Advertiser Disclosure

Should You Get a 0% Interest Card if I Don’t Have Credit Card Debt?

Dec. 29, 2014
Credit Cards
Should I Get a 0% Interest Card If I Don’t Have Credit Card Debt?
At NerdWallet, we strive to help you make financial decisions with confidence. To do this, many or all of the products featured here are from our partners. However, this doesn’t influence our evaluations. Our opinions are our own.

Zero interest credit cards, also known as 0 APR cards, are primarily used for paying off debt. They can save you hundreds or even thousands of dollars in interest. However, there are a few other ways you could benefit from a 0% interest card.

The Basics

Before you apply for a zero interest card for any reason, you should understand how they work. They generally have only 0 APR for a limited introductory period, which is usually 6 to 18 months. Once that window ends, you’ll be hit with an ongoing interest rate. Some 0% interest cards offer rewards, bonuses and cash back, although not all do.

Many people use zero interest cards to pay down debt. They transfer their credit card balances from their high interest cards to the low interest one, and pay off their debt while enjoying zero interest during the introductory period.

Now that you understand the essentials, here are three reasons a zero interest card could be valuable if you don’t have credit card debt.

1. To finance a major purchase

If you’re buying a big ticket item such as an appliance, sofa or a vacation, a 0% interest card could help you pay for it. A zero APR period gives you time to make payments on the purchase without accruing interest. Make sure the introductory period is long enough that you can reasonably pay off your new item in that amount of time without overextending yourself. Otherwise, you’ll have to start paying interest on the remaining balance.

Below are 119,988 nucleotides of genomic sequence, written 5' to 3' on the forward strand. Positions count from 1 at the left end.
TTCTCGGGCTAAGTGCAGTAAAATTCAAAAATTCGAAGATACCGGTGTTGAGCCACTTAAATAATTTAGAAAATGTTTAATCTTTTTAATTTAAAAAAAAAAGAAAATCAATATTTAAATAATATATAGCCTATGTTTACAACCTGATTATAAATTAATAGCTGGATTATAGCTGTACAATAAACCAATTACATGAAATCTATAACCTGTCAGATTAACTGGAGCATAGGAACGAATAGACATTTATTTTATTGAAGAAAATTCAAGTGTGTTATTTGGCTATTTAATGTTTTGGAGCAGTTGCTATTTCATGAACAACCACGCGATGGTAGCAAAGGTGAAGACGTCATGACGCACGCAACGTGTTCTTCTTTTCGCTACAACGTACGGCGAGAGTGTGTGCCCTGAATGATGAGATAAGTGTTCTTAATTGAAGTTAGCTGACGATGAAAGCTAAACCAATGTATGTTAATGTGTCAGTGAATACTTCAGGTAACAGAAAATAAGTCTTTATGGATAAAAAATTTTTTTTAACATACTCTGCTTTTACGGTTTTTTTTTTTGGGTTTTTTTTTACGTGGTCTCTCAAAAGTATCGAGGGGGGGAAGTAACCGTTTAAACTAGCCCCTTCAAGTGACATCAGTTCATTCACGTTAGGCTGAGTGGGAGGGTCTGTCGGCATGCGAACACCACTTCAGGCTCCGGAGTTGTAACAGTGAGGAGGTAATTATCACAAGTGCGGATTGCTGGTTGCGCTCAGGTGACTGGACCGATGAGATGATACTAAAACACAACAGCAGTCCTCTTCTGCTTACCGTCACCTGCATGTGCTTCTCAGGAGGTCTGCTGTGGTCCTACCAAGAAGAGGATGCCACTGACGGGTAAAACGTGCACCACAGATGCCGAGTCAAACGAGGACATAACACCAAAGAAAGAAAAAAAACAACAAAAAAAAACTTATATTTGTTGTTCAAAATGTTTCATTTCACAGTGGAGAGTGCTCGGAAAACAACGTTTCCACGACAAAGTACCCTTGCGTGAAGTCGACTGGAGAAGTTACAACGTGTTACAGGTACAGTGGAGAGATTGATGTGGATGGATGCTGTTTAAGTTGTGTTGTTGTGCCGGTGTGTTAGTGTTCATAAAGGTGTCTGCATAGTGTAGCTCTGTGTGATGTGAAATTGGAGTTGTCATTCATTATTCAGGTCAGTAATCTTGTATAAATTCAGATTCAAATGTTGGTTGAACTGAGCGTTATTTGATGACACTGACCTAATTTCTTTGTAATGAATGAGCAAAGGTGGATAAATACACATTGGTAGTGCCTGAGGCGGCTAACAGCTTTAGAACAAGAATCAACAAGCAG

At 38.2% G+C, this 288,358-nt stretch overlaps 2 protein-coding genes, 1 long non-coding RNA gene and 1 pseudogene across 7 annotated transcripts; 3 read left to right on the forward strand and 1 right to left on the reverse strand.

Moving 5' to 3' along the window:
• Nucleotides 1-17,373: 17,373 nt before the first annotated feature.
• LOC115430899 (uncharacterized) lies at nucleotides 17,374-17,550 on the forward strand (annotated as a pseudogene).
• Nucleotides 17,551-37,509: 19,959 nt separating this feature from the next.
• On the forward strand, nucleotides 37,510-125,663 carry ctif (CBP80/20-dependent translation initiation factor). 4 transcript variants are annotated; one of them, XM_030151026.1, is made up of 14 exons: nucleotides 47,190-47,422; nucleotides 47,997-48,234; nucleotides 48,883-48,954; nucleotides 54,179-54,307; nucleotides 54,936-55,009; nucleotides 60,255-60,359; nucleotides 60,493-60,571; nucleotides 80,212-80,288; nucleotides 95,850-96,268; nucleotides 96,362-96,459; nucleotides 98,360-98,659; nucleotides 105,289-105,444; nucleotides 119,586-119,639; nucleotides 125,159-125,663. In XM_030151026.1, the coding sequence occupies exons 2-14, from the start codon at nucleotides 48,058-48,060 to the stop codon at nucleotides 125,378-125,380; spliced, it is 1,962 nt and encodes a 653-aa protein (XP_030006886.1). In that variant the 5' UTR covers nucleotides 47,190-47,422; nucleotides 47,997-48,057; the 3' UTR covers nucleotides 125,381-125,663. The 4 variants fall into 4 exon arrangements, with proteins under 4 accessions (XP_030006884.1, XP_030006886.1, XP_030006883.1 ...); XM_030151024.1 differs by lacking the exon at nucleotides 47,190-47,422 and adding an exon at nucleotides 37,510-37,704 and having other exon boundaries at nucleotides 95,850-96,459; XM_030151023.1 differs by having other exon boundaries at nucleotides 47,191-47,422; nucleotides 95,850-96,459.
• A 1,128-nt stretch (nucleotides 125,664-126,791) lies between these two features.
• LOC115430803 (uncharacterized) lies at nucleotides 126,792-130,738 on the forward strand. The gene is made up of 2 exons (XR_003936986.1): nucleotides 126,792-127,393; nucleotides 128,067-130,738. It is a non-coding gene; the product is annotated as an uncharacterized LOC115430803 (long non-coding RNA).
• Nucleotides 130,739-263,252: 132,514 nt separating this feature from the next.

2. To boost your credit score from good to excellent

A 0% interest card can improve your credit score if you already have good credit. In general, opening a credit card boosts your score, as long as you aren’t opening new cards left and right. Be sure to make your payments on time — late fees could cancel out the money you save in interest. However, if you have poor credit (a FICO score below 630), you probably won’t get approved for a zero interest card. If you do get approved, it could be a scam, so be wary.

3. To supplement your emergency savings

A zero interest card can function as a rainy day fund. Use it only in emergencies, such as an unexpected car or home repair, or a trip to the hospital. It’s better to have an emergency savings account for these events, but if you don’t have the money saved up yet, a 0 interest card is a good alternative. It will allow you to pay for those hospital and repair bills over time without added interest.

The bottom line: Most people use 0% interest credit cards to pay off their debt, but there are a few other reasons why you might consider applying for a zero APR card. However, not all zero interest cards offer rewards, so shop around for other options too.

Image via iStock.